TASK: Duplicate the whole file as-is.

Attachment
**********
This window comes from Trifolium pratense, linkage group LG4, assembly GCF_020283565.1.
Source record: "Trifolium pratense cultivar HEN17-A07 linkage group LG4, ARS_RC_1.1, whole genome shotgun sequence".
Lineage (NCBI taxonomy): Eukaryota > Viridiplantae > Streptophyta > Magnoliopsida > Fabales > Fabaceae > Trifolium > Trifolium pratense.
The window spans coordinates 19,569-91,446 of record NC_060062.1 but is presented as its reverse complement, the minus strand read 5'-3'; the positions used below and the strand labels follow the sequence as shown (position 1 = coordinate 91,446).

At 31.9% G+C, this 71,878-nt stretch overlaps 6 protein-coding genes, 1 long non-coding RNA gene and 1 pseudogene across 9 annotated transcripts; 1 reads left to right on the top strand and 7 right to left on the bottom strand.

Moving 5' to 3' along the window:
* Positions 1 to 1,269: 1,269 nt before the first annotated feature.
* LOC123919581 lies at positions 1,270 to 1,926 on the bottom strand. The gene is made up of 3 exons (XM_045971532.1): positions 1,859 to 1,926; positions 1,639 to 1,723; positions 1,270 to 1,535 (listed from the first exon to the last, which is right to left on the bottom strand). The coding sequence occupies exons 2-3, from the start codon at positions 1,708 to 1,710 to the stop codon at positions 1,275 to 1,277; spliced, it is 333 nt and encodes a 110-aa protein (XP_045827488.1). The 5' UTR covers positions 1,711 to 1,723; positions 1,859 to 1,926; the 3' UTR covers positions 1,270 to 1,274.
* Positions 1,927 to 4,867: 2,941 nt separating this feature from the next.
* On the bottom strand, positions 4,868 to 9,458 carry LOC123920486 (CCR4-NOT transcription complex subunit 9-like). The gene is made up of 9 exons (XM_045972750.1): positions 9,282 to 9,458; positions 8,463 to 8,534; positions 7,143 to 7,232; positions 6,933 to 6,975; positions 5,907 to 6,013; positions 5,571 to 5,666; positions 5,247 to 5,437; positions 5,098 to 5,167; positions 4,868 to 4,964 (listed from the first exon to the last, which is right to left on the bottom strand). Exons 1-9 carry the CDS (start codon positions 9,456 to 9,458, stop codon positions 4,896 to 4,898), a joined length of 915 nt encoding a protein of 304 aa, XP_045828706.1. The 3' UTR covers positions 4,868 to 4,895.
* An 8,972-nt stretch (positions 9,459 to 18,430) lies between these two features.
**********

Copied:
This window comes from Trifolium pratense, linkage group LG4, assembly GCF_020283565.1.
Source record: "Trifolium pratense cultivar HEN17-A07 linkage group LG4, ARS_RC_1.1, whole genome shotgun sequence".
Lineage (NCBI taxonomy): Eukaryota > Viridiplantae > Streptophyta > Magnoliopsida > Fabales > Fabaceae > Trifolium > Trifolium pratense.
The window spans coordinates 19,569-91,446 of record NC_060062.1 but is presented as its reverse complement, the minus strand read 5'-3'; the positions used below and the strand labels follow the sequence as shown (position 1 = coordinate 91,446).

At 31.9% G+C, this 71,878-nt stretch overlaps 6 protein-coding genes, 1 long non-coding RNA gene and 1 pseudogene across 9 annotated transcripts; 1 reads left to right on the top strand and 7 right to left on the bottom strand.

Moving 5' to 3' along the window:
* Positions 1 to 1,269: 1,269 nt before the first annotated feature.
* LOC123919581 lies at positions 1,270 to 1,926 on the bottom strand. The gene is made up of 3 exons (XM_045971532.1): positions 1,859 to 1,926; positions 1,639 to 1,723; positions 1,270 to 1,535 (listed from the first exon to the last, which is right to left on the bottom strand). The coding sequence occupies exons 2-3, from the start codon at positions 1,708 to 1,710 to the stop codon at positions 1,275 to 1,277; spliced, it is 333 nt and encodes a 110-aa protein (XP_045827488.1). The 5' UTR covers positions 1,711 to 1,723; positions 1,859 to 1,926; the 3' UTR covers positions 1,270 to 1,274.
* Positions 1,927 to 4,867: 2,941 nt separating this feature from the next.
* On the bottom strand, positions 4,868 to 9,458 carry LOC123920486 (CCR4-NOT transcription complex subunit 9-like). The gene is made up of 9 exons (XM_045972750.1): positions 9,282 to 9,458; positions 8,463 to 8,534; positions 7,143 to 7,232; positions 6,933 to 6,975; positions 5,907 to 6,013; positions 5,571 to 5,666; positions 5,247 to 5,437; positions 5,098 to 5,167; positions 4,868 to 4,964 (listed from the first exon to the last, which is right to left on the bottom strand). Exons 1-9 carry the CDS (start codon positions 9,456 to 9,458, stop codon positions 4,896 to 4,898), a joined length of 915 nt encoding a protein of 304 aa, XP_045828706.1. The 3' UTR covers positions 4,868 to 4,895.
* An 8,972-nt stretch (positions 9,459 to 18,430) lies between these two features.